Avoid breeders who only seem interested in how quickly they can unload a puppy on you and whether your credit card will go through. Breeders who offer puppies at one price “with papers” and at a lower price “without papers” are unethical. You should also bear in mind that buying a puppy from websites that offer to ship your dog to you immediately can be a risky venture, as it leaves you no recourse if what you get isn’t exactly what you expected. Put at least as much effort into researching your puppy as you would into choosing a new car or expensive appliance. It will save you money in the long run.
Lots of reputable breeders have websites, so how can you tell who’s good and who’s not? Red flags include puppies always being available, multiple litters on the premises, having your choice of any puppy, and the ability to pay online with a credit card. Those things are convenient, but they are almost never associated with reputable breeders.
Whether you’re planning to get your new best friend from a breeder, a pet store, or another source, don’t forget that old adage “let the buyer beware”. Disreputable breeders and facilities that deal with puppy mills can be hard to distinguish from reliable operations. There’s no 100% guaranteed way to make sure you’ll never purchase a sick puppy, but researching the breed (so you know what to expect), checking out the facility (to identify unhealthy conditions or sick animals), and asking the right questions can reduce the chances of heading into a disastrous situation. And don’t forget to ask your veterinarian, who can often refer you to a reputable breeder, breed rescue organization, or other reliable source for healthy puppies.
The cost of an Irish Water Spaniel puppy varies depending on the breeder’s locale, whether the pup is male or female, what titles his parents have, and whether he is best suited for the show ring or a pet home. The puppy you buy should have been raised in a clean home environment, from parents with health clearances and conformation (show) and, ideally, field titles to prove that they are good specimens of the breed. Puppies should be temperament tested, vetted, dewormed, and socialized to give them a healthy, confident start in life.
Before you decide to buy a puppy, consider whether an adult Irish Water Spaniel might better suit your needs and lifestyle. Puppies are loads of fun, but they require a lot of time and effort before they grow up to become the dog of your dreams. An adult may already have some training and will probably be less active, destructive and demanding than a puppy. With an adult, you know more about what you’re getting in terms of personality and health and you can find adults through breeders or shelters. If you are interested in acquiring an older dog through breeders, ask them about purchasing a retired show dog or if they know of an adult dog who needs a new home. If you want to adopt a dog, read the advice below on how to do that.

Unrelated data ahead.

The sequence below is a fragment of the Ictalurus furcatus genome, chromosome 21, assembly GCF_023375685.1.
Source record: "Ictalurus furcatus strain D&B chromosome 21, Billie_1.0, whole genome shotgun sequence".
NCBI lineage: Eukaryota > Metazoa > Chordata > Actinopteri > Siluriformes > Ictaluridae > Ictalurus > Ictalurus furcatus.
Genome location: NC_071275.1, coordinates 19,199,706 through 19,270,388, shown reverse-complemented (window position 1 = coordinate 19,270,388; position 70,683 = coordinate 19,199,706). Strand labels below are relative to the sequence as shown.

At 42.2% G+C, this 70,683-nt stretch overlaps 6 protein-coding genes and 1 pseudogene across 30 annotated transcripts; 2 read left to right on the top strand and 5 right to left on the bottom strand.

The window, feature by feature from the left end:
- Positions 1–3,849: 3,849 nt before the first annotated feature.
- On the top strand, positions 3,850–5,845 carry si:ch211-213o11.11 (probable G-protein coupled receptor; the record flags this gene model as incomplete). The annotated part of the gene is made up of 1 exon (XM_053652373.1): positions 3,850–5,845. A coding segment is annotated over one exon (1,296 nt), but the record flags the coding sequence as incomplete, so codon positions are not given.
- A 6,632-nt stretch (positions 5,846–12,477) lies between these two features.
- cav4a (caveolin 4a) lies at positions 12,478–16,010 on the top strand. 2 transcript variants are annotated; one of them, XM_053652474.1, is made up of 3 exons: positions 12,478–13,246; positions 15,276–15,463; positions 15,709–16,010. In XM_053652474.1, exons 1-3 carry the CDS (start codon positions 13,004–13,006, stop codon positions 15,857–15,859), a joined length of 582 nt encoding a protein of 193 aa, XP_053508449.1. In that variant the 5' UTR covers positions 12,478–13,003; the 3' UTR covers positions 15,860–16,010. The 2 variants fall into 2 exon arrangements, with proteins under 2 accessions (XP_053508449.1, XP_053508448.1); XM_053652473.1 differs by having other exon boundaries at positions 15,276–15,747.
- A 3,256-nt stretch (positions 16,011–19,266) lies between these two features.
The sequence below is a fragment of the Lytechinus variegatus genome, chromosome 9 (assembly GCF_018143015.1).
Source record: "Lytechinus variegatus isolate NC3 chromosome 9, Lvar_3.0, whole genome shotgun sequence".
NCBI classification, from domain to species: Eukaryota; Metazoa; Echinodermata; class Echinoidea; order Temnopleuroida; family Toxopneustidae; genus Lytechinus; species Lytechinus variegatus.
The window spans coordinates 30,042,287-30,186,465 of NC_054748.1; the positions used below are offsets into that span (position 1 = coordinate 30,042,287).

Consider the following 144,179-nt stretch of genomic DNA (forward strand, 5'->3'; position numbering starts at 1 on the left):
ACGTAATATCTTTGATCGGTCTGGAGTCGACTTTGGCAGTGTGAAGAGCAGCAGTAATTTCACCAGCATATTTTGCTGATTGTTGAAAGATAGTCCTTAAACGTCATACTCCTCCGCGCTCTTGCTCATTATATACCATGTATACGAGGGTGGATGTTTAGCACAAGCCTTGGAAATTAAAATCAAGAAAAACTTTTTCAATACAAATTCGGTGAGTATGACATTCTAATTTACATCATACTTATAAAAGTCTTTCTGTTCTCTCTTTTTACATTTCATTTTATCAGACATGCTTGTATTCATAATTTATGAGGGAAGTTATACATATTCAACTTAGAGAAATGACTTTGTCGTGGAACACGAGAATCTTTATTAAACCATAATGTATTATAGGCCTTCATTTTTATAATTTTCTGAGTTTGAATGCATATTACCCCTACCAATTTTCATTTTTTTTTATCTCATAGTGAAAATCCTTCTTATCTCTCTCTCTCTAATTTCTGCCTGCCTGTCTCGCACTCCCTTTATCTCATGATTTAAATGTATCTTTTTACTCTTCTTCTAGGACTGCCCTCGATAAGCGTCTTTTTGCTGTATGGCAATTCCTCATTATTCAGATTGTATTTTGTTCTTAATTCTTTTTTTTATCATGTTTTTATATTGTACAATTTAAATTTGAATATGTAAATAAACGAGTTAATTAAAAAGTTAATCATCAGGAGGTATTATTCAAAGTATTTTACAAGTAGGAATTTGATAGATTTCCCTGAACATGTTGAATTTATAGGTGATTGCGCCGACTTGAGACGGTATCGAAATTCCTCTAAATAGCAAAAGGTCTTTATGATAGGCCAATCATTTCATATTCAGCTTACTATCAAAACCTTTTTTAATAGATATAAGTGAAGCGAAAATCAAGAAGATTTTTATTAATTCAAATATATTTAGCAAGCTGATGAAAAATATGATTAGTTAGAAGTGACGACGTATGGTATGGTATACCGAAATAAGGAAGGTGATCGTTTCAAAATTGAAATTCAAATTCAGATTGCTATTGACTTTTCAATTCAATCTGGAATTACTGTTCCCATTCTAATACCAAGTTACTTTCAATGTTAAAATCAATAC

There are many great options available if you want to adopt a dog from an animal shelter or breed rescue organization. Here is how to get started.
1. Use the Web
Sites like Petfinder.com and Adopt-a-Pet.com can have you searching for an Irish Water Spaniel in your area in no time flat. The site allows you to be very specific in your requests (housetraining status, for example) or very general (all the Irish Water Spaniels available on Petfinder across the country). AnimalShelter can help you find animal rescue groups in your area. Also some local newspapers have “pets looking for homes” sections you can review.
Social media is another great way to find a dog. Post on your Facebook page that you are looking for a specific breed so that your entire community can be your eyes and ears.
2. Reach Out to Local Experts
Start talking with all the pet pros in your area about your desire for an IWS. That includes vets, dog walkers, and groomers. When someone has to make the tough decision to give up a dog, that person will often ask her own trusted network for recommendations.
3. Talk to Breed Rescue
Most people who love Irish Water Spaniels love all Irish Water Spaniels. That’s why breed clubs have rescue organizations devoted to taking care of homeless dogs. The Irish Water Spaniel Club of America’s rescue network can help you find a dog that may be the perfect companion for your family. You can also search online for other IWS rescues in your area.
The great thing about breed rescue groups is that they tend to be very upfront about any health conditions the dogs may have and are a valuable resource for advice. They also often offer fostering opportunities so, with training, you could bring an Irish Water Spaniel home with you to see what the experience is like.
4. Key Questions to Ask
You now know the things to discuss with a breeder, but there are also questions you should discuss with shelter or rescue group staff or volunteers before you bring home a dog. These include:
What is his energy level?
How is he around other animals?
How does he respond to shelter workers, visitors and children?
What is his personality like?
What is his age?
Is he housetrained?
Has he ever bitten or hurt anyone that they know of?
Are there any known health issues?
Wherever you acquire your Irish Water Spaniel, make sure you have a good contract with the seller, shelter or rescue group that spells out responsibilities on both sides. Petfinder offers an Adopters Bill of Rights that helps you understand what you can consider normal and appropriate when you get a dog from a shelter. In states with “puppy lemon laws,” be sure you and the person you get the dog from both understand your rights and recourses.
Puppy or adult, take your IWS to your veterinarian soon after adoption. Your veterinarian will be able to spot problems, and will work with you to set up a preventive regimen that will help you avoid many health issues.